Pilot Mike Melvill has some fun celebrating his successful private suborbital flight atop SpaceShipOne, as the tow vehicle pulls it to the general viewing area.
Credit: Mike Massee
SAN MATEO, Calif. — The organization whose big-money prizes helped get the private spaceflight industry off the ground isn't done issuing high-profile challenges to spur exploration of the final frontier.
The nonprofit X Prize Foundation, which awarded $10 million to a groundbreaking private spaceship in 2004 and is currently offering $30 million in prize money for a private race to the moon, will be announcing further spaceflight challenges in the future, said Gregg Maryniak, the organization’s corporate secretary.
However, those challenges are “not at a sufficient level of cooking to be discussed," Maryniak said here Sunday (May 19) at Maker Faire Bay Area, a two-day festival celebrating DIY science, engineering and technology. [The Top 10 Private Spaceships]
"Watch for more for sure, because our original passion was about using space to save the Earth," Maryniak added.
The power of prizes
Prizes have great power to focus the efforts of talented and creative people, potentially effecting tremendous change, Maryniak said.
As an example, he pointed to the impact of a $25,000 prize (more than $300,000 in today's dollars) that New York hotel owner Raymond Orteig offered in 1919 to the first aviator who could fly nonstop from New York to Paris, or vice versa.
American pilot Charles Lindbergh famously won the prize in 1927 with his plane Spirit of St. Louis, changing the course of aviation history in one celebrated flight.
Within one year of Lindbergh's flight, "the number of pilots in America triples, the number of airplanes in America quadruples and the number of people buying tickets to go on commercial flights went up thirtyfold," Maryniak said.
Spurring commercial spaceflight
The X Prize Foundation wanted to jump-start commercial spaceflight the way Orteig boosted aviation. So, in 1996, the organization announced the Ansari X Prize, which offered $10 million to the first private team to launch a manned spacecraft to an altitude of 62 miles (100 kilometers) twice within a two-week span.
Scaled Composites won the prize in 2004 with its SpaceShipOne, which Virgin Galactic subsequently developed into the suborbital commercial vehicle SpaceShipTwo. SpaceShipTwo made its first rocket-powered test flight last month and may start carrying paying customers before the end of the year.
And Virgin Galactic is not the only player in commercial suborbital spaceflight. Another company, XCOR Aerospace, may begin operational flights of its Lynx rocket plane at about the same time.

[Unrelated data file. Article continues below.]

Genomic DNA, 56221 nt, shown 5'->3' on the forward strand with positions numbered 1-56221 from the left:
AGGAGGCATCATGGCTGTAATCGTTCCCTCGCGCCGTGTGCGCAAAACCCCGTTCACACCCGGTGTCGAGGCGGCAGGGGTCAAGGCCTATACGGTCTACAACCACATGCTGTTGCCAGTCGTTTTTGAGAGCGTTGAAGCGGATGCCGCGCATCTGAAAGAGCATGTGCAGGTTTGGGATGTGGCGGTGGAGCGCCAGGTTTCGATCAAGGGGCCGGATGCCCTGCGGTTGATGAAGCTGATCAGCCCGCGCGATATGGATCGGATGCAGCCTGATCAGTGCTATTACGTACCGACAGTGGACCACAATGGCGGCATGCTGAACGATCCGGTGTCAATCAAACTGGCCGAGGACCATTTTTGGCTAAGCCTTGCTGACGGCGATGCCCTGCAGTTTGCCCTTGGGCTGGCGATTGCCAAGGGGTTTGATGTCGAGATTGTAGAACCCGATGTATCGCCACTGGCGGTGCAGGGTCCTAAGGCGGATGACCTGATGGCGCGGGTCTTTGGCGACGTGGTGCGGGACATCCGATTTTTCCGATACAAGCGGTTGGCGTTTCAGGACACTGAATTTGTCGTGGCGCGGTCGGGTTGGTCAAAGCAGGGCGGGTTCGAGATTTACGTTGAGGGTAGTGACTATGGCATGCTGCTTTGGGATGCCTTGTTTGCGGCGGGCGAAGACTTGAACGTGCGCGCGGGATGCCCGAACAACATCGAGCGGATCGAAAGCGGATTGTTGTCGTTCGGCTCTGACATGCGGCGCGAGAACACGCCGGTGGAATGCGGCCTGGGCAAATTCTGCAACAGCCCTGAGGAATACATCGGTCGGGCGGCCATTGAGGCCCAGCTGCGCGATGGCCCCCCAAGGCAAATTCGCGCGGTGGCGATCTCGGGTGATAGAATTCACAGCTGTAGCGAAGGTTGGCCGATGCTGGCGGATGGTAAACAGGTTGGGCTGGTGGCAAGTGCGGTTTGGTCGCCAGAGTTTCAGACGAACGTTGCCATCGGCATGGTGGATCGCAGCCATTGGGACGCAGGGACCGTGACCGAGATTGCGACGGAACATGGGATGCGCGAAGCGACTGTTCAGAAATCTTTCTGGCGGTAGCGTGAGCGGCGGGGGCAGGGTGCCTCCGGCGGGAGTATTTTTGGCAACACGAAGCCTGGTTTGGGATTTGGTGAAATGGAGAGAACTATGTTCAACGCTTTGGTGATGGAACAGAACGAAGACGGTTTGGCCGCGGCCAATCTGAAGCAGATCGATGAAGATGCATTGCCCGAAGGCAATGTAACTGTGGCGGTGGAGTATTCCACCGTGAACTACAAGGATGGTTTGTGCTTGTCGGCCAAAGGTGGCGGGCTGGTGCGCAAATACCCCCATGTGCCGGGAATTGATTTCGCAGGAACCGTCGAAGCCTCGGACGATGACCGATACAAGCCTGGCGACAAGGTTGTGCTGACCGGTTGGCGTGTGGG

"So we not only added a new ship to the livery of vehicles designed by humanity to get folks into space, but we also kicked off a whole new industry," Maryniak said.
Then, in 2007, the organization announced the Google Lunar X Prize, a contest to land a robot on the moon's surface, have it travel at least 1,650 feet (500 meters), and send data and images back to Earth.
The first privately funded team to do all of this by the end of 2015 will receive the $20 million grand prize. An additional $10 million is set aside for second place and various special accomplishments, such as detecting water — bringing the prize's total price tag to $30 million. At present, 23 teams remain in the running.
The X Prize Foundation also offers prizes in other fields, from energy and the environment to education and global development.
Possible future X Prizes
Although Maryniak affirmed that more space-related X Prizes are in the offing, he declined to give any details. But the organization's website lays out a few possibilities as "concepts under consideration."
One of these is a "Synthetic Astrobiology X Prize," which would encourage the development of designer organisms that could aid human exploration of Mars. Other possible prizes could focus on the deflection of dangerous asteroids; the cheap and efficient removal of space junk; and reduction in the cost of suborbital research flights.
"Developing a very-low-cost, robust capability to take scientific instruments to the edge of space (200,000 feet) on a dedicated basis will shepherd in a new era of low-cost flight for academic and corporate R&D," the X Prize website states.